Why Americans Hate Politics -- Even as They Love Their Own Health, and Medical Sagas
Veteran political analyst Bruce Drake, writing Poll Watch for Politics Daily, cites some interesting data: According to the Kaiser Family Foundation, just 25 percent of Americans think that the fight in Congress over Obamacare is over principle. Instead, 59 percent think that the fight is mostly just partisanship.
And while those poll findings are lopsided, the American people themselves are more closely divided on the merits of the bill: 45 percent are for it, and 45 percent are against it. (Although Drake further notes that within those dueling 45's, 32 percent of Americans say that they are "strongly" against the bill, while just 23 percent say that they are "strongly" for it--it's that differential in intensity that has on-the-fence Democrats staying, well, on the fence.)
Next, Drake produces a chart of health issues that the American people might unite around--that chart is reproduced above. It shows, for example, that 76 percent support reforming the way health insurance works, and that 72 percent of Americans support providing tax credits to small business to provide health insurance. Now of course, the devil is in the details--and in the deficit. If that second question, about tax credits, were reworked to say, "tax credits that would add to the deficit," the percentage of Americans supporting those credits would probably plummet.
What didn't get asked, though, were questions about cures. How many American would support the political class coming together to cure Alzheimer's? Or diabetes? Or spinal cord injuries? Or ALS? And yet the decision to proceed, or not to proceed, on such scientific quests is substantially political--influenced, of course, by the larger culture. So the real issue is one of agenda-setting. If the political class puts forward polling questions on healthcare policy, it will get back answers on healthcare policy. But if it puts forth polling questions on cures, it will get back answers on cures.
And yes, the decision to move forward on cures, or not, is intensely political. When big decisions get made, big things can happen--quick. A case in point is AIDS. The human immunodeficiency virus, HIV, was first discovered in 1981, and the first effective treatment, AZT, was used in 1987. That was a lag time of just six years. A long six years, to be sure, and AZT was no surefire cure, but it was a great beginning. A triumph of medical science, nurtured by a supportive political and cultural framework. And millions of lives have been saved as a result. The battle is far from over, but we can see now that HIV/AIDS can become a manageable condition, not a mass killer.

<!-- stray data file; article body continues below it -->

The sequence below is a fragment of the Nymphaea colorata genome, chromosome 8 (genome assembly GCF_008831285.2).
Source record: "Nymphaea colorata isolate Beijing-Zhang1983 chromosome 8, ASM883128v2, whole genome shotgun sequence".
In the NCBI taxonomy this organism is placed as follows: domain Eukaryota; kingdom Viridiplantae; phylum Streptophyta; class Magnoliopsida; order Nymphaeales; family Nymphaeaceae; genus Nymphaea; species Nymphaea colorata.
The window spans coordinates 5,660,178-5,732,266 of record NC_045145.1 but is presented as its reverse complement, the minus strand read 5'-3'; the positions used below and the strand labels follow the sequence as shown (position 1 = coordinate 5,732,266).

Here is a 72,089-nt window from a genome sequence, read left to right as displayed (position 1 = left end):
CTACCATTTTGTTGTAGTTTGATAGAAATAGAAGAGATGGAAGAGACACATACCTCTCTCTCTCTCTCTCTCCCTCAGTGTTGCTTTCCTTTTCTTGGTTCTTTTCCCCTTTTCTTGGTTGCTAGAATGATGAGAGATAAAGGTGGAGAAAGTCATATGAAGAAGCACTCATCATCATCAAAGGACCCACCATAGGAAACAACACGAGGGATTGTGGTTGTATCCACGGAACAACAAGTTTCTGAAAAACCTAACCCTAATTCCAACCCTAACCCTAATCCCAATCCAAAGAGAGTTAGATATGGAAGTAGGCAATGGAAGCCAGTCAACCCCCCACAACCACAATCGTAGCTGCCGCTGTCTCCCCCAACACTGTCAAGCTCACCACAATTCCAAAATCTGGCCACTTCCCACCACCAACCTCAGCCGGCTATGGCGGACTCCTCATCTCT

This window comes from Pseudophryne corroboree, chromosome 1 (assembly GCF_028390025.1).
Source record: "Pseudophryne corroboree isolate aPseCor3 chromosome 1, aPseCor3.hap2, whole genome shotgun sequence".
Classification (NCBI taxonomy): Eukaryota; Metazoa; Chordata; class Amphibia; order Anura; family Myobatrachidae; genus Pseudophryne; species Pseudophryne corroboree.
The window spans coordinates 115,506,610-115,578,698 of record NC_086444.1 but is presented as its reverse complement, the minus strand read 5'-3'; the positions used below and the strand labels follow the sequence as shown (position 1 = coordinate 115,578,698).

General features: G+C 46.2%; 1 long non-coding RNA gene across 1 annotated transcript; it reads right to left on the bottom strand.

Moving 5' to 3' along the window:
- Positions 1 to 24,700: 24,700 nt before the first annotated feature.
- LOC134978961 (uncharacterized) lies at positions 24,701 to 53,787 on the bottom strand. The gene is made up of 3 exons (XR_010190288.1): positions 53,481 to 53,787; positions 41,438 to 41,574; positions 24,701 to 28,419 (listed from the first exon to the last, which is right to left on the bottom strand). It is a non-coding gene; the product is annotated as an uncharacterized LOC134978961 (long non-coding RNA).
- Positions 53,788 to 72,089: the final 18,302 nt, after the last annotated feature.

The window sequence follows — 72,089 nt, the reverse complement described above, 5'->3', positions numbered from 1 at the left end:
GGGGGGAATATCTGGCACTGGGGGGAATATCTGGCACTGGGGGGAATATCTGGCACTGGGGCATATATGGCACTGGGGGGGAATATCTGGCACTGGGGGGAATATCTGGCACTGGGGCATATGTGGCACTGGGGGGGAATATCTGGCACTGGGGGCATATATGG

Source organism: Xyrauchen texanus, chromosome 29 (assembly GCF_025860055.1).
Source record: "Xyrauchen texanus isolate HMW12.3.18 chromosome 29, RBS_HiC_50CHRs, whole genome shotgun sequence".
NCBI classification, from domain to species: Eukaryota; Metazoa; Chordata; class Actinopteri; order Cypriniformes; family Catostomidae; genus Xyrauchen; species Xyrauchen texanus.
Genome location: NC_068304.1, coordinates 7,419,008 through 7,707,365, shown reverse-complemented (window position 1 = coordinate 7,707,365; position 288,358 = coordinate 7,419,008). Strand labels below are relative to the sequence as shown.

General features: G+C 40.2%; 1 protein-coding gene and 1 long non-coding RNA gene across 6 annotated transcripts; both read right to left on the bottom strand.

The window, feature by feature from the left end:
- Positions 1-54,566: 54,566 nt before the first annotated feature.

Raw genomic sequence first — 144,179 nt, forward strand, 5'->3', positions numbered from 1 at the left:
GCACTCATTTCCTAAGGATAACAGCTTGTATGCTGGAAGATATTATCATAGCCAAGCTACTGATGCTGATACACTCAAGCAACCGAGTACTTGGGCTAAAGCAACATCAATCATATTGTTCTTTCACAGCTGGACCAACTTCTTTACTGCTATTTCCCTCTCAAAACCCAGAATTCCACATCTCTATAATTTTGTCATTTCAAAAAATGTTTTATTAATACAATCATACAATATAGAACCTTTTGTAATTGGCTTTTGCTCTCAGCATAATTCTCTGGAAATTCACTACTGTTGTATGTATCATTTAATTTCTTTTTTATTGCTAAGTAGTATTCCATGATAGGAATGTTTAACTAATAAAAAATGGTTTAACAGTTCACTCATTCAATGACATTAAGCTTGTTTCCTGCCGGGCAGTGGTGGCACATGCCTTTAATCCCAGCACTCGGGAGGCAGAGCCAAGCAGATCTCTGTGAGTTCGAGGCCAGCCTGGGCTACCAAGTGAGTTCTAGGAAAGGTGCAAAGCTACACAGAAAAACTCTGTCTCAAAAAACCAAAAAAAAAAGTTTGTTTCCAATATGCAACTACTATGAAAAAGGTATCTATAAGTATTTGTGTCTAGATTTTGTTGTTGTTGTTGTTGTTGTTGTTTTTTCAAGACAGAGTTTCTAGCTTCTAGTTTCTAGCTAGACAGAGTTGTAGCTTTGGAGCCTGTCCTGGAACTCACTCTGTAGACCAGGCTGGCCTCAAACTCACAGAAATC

Yet as noted here at SMS many times, there's a curious mental bifurcation between "healthcare policy" and medicine. To the chattering class, healthcare policy is all about insurance, and exchanges, and "the public option." But to most American, healthcare policy is boring, even off-putting. And yet both parties, Democrats and Republicans, fall into the trap of arguing about "healthcare policy," to the exclusion of everything else. To the exclusion, therefore, of cures. To the exclusion, therefore, of public engagement.
And yet at the same time, discussions of cures, and the quest for cures, are a continuing subject of public fascination. For example, The New York Times' Amy Harmon has written a fascinating two-part series on melanoma treatment, the second of which is headlined, "After Long Fight, Drug Gives Sudden Reprieve." A pretty compelling story, no? To a country full of people watching "House," yes, it is compelling.
But not to the political class, and the politicized class. So today, on the second day of Harmon's skin-cancer series, the Timeslead editorial today sings the praises of Obamacare. In other words, to highly politicized media editorialists, the Washington fight over healthcare finance is more important than the medical fight against skin cancer.